Hyperestrogenism is an excessive production of female sexual hormones. The condition especially affects the skin and the coat of a dog. The condition may also occur in male dogs, as they produce small amounts of estrogen inside the adrenal gland and the testicles.
Symptoms are mostly shown by the condition of dog’s the skin and coat. It is mostly seen in middle-aged female dogs. Usually, symmetrical hair loss may develops in the area around the groin known as the inguinal area. This hair loss centered around the groin often extends to the abdomen. Usually balding is severe, and only small amounts of hair remain, and even this hair easily pulls out. Another sign is that lost hair does not grow back. The affected skin sags, and there are an increased number of folds due to a decrease in tension. Additionally, the skin around the vulva or preputium (the “foreskin” that surrounds the clitoris) may appear swollen. The condition is more readily seen in female dogs of middle age.
Excessive estrogen production can be triggered by cysts, or, by tumors of the ovaries, the adrenal glands, or the testicles. Certain drugs can also be an underlying cause. Also, in male dogs undescended testicles (cryptorchids) are prone to develop tumors in the later stages of the dog’s life, and contribute to an altered hormone pattern that results in the above-mentioned symptoms related to hyperestrogenism.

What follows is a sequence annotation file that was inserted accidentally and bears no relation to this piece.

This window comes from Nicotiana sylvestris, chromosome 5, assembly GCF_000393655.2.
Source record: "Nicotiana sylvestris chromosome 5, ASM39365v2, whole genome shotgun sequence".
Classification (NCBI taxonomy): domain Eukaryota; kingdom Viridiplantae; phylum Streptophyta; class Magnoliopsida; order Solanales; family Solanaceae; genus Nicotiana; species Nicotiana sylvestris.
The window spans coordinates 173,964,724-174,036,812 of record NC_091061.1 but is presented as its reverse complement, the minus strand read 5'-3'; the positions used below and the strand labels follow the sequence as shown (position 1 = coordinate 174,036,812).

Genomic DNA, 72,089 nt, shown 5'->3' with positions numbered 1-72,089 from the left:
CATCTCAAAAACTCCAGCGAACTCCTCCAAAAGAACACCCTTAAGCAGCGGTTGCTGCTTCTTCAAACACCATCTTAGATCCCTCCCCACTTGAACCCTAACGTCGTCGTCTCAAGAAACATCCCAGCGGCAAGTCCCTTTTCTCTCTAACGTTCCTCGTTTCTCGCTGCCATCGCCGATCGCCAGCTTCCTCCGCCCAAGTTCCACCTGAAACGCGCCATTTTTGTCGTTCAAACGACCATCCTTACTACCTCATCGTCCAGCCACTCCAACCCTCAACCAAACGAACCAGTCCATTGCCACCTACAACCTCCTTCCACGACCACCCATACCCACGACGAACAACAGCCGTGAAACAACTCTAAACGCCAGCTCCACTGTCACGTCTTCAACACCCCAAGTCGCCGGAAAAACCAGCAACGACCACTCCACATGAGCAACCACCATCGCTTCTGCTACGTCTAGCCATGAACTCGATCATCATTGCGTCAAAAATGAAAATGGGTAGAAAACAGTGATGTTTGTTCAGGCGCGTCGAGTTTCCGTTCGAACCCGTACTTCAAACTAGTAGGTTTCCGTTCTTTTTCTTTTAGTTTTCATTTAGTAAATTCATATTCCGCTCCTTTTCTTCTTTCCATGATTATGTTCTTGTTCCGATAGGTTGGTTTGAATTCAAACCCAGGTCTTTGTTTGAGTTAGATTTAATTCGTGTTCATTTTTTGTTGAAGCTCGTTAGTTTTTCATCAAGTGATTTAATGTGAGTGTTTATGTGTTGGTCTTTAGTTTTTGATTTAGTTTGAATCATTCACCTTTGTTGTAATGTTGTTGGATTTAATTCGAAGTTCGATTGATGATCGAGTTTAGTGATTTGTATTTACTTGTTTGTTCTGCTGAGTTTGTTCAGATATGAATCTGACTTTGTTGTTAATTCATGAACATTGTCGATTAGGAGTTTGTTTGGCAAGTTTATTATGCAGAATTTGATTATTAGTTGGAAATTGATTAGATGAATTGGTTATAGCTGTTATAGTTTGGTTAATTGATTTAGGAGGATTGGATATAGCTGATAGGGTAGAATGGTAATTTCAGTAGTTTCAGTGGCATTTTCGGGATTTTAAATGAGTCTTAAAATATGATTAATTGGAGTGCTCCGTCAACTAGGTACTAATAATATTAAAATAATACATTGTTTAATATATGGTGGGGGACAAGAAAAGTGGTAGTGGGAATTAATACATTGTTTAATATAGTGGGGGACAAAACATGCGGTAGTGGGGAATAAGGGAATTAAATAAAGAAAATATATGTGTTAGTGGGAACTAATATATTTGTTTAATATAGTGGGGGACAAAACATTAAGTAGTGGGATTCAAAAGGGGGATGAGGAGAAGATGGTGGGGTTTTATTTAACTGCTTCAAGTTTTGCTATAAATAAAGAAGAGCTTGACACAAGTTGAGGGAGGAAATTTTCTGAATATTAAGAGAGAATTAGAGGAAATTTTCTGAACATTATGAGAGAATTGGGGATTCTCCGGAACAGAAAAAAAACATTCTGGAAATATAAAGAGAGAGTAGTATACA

In case you notice any of the symptoms indicated before with your dog, you should consult a veterinarian at next opportunity. Not only for therapeutic reasons it is recommended to sterilize she-dogs prior to the first heat provided puppies are not desired. Hormonal dysfunctions may be prevented this way. In case of male dogs, during growth phase it should be ensured that both testicles descended into the scrotum. If that did not happen, the testicles held back should regularly be controlled by a veterinarian. If conspicuous alterations evolve, the cryptorchid testicle needs to be removed surgically.